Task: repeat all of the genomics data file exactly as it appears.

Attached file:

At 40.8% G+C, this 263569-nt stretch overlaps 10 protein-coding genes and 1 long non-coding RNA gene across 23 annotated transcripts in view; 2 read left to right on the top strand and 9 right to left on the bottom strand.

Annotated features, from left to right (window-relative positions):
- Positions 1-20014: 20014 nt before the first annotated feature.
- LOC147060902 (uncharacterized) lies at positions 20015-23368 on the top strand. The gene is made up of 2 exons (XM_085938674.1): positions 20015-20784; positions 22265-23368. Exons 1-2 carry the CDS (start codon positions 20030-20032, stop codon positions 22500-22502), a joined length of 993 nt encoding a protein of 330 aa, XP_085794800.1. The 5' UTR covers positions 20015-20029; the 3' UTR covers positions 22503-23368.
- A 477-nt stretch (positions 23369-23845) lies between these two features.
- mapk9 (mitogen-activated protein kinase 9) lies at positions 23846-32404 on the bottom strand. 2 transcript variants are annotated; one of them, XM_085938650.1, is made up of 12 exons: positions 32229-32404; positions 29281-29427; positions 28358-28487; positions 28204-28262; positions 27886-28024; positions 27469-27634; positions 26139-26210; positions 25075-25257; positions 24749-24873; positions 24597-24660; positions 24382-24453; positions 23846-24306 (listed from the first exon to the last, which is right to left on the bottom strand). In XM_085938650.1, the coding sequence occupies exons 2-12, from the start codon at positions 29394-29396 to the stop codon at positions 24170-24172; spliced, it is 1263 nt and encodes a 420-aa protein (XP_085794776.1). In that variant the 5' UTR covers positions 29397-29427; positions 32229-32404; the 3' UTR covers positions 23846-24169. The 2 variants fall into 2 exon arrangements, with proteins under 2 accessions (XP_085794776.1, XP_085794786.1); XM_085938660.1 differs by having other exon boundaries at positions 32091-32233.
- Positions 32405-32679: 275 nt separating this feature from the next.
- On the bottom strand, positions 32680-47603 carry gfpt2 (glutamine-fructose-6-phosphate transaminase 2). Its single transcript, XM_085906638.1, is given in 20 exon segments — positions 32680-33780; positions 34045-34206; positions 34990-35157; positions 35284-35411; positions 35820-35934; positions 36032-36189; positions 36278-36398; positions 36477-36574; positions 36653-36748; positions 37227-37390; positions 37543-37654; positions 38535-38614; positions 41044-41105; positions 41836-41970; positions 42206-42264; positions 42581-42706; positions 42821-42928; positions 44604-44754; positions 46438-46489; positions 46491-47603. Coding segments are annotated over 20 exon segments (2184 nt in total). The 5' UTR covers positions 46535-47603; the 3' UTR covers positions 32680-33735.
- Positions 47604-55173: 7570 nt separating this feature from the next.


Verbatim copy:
At 40.8% G+C, this 263569-nt stretch overlaps 10 protein-coding genes and 1 long non-coding RNA gene across 23 annotated transcripts in view; 2 read left to right on the top strand and 9 right to left on the bottom strand.

Annotated features, from left to right (window-relative positions):
- Positions 1-20014: 20014 nt before the first annotated feature.
- LOC147060902 (uncharacterized) lies at positions 20015-23368 on the top strand. The gene is made up of 2 exons (XM_085938674.1): positions 20015-20784; positions 22265-23368. Exons 1-2 carry the CDS (start codon positions 20030-20032, stop codon positions 22500-22502), a joined length of 993 nt encoding a protein of 330 aa, XP_085794800.1. The 5' UTR covers positions 20015-20029; the 3' UTR covers positions 22503-23368.
- A 477-nt stretch (positions 23369-23845) lies between these two features.
- mapk9 (mitogen-activated protein kinase 9) lies at positions 23846-32404 on the bottom strand. 2 transcript variants are annotated; one of them, XM_085938650.1, is made up of 12 exons: positions 32229-32404; positions 29281-29427; positions 28358-28487; positions 28204-28262; positions 27886-28024; positions 27469-27634; positions 26139-26210; positions 25075-25257; positions 24749-24873; positions 24597-24660; positions 24382-24453; positions 23846-24306 (listed from the first exon to the last, which is right to left on the bottom strand). In XM_085938650.1, the coding sequence occupies exons 2-12, from the start codon at positions 29394-29396 to the stop codon at positions 24170-24172; spliced, it is 1263 nt and encodes a 420-aa protein (XP_085794776.1). In that variant the 5' UTR covers positions 29397-29427; positions 32229-32404; the 3' UTR covers positions 23846-24169. The 2 variants fall into 2 exon arrangements, with proteins under 2 accessions (XP_085794776.1, XP_085794786.1); XM_085938660.1 differs by having other exon boundaries at positions 32091-32233.
- Positions 32405-32679: 275 nt separating this feature from the next.
- On the bottom strand, positions 32680-47603 carry gfpt2 (glutamine-fructose-6-phosphate transaminase 2). Its single transcript, XM_085906638.1, is given in 20 exon segments — positions 32680-33780; positions 34045-34206; positions 34990-35157; positions 35284-35411; positions 35820-35934; positions 36032-36189; positions 36278-36398; positions 36477-36574; positions 36653-36748; positions 37227-37390; positions 37543-37654; positions 38535-38614; positions 41044-41105; positions 41836-41970; positions 42206-42264; positions 42581-42706; positions 42821-42928; positions 44604-44754; positions 46438-46489; positions 46491-47603. Coding segments are annotated over 20 exon segments (2184 nt in total). The 5' UTR covers positions 46535-47603; the 3' UTR covers positions 32680-33735.
- Positions 47604-55173: 7570 nt separating this feature from the next.